An Adaptive, Automatic Multiple-Case Deletion Technique for Detecting Influence in Regression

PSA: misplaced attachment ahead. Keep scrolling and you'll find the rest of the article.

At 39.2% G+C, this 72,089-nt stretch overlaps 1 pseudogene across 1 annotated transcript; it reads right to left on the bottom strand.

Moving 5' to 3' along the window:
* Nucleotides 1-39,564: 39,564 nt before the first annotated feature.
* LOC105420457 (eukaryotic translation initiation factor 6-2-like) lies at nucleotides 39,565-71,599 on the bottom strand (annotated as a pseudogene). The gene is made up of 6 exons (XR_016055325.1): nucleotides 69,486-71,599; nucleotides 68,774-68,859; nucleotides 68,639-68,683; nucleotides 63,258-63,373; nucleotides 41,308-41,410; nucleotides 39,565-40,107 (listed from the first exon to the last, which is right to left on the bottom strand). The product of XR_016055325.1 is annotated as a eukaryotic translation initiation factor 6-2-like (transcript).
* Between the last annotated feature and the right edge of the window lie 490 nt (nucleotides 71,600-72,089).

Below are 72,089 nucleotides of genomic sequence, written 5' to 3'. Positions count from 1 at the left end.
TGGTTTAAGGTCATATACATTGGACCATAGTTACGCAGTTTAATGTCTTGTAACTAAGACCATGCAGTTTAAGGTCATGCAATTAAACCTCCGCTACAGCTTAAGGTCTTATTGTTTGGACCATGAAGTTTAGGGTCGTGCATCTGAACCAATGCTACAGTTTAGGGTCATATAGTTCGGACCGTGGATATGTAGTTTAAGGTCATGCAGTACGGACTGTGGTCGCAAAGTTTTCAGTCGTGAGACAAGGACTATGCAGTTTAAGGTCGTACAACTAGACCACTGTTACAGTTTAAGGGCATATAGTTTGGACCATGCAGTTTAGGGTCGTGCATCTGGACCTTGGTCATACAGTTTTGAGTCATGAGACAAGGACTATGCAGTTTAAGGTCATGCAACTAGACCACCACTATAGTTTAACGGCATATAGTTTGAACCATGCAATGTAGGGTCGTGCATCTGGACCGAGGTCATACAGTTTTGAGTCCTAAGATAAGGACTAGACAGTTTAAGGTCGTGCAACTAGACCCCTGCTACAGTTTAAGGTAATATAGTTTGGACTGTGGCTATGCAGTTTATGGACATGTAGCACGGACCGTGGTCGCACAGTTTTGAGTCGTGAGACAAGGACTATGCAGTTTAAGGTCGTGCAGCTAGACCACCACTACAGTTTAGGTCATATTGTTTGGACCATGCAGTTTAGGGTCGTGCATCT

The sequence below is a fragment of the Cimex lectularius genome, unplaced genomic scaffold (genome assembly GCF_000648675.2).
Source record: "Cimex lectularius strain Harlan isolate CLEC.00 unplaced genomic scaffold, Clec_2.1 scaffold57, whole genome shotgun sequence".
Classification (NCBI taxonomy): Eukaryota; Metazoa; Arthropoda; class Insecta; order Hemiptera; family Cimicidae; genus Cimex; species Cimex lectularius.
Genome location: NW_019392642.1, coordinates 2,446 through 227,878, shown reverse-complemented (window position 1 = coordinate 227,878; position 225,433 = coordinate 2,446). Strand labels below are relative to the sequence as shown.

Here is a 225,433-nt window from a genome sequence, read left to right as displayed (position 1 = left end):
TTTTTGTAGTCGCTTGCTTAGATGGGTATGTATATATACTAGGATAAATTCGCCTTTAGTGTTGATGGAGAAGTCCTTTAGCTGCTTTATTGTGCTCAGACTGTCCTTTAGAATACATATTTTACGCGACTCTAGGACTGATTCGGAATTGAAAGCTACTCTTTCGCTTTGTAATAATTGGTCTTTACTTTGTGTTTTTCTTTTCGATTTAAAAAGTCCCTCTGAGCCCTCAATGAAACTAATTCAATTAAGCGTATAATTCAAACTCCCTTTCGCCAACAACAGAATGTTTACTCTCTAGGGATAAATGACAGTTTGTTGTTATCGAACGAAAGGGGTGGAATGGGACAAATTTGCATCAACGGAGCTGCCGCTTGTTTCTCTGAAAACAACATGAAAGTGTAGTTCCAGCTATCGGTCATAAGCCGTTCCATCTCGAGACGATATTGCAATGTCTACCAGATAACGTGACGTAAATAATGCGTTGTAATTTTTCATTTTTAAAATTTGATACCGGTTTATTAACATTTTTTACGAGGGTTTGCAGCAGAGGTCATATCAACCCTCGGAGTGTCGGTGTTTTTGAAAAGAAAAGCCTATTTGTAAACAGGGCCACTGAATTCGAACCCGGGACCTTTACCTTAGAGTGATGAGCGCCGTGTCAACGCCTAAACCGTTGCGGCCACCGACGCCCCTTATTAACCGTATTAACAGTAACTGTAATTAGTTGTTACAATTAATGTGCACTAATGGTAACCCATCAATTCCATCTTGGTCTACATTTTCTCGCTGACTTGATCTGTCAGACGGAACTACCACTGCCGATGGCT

Critical to any regression analysis is the identification of observations that exert a strong influence on the fitted regression model. Traditional regression influence statistics such as Cook's distance and DFFITS, each based on deleting single observations, can fail in the presence of multiple influential observations if these influential observations “mask” one another, or if other effects such as “swamping” occur. Masking refers to the situation where an observation reveals itself as influential only after one or more other observations are deleted. Swamping occurs when points that are not actually outliers/influential are declared to be so because of the effects on the model of other unusual observations. One computationally expensive solution to these problems is the use of influence statistics that delete multiple rather than single observations. In this article, we build on previous work to produce a computationally feasible algorithm for detecting an unknown number of influential observations in the presence of masking. An important difference between our proposed algorithm and existing methods is that we focus on the data that remain after observations are deleted, rather than on the deleted observations themselves. Further, our approach uses a novel confirmatory step designed to provide a secondary assessment of identified observations. Supplementary materials for this article are available online.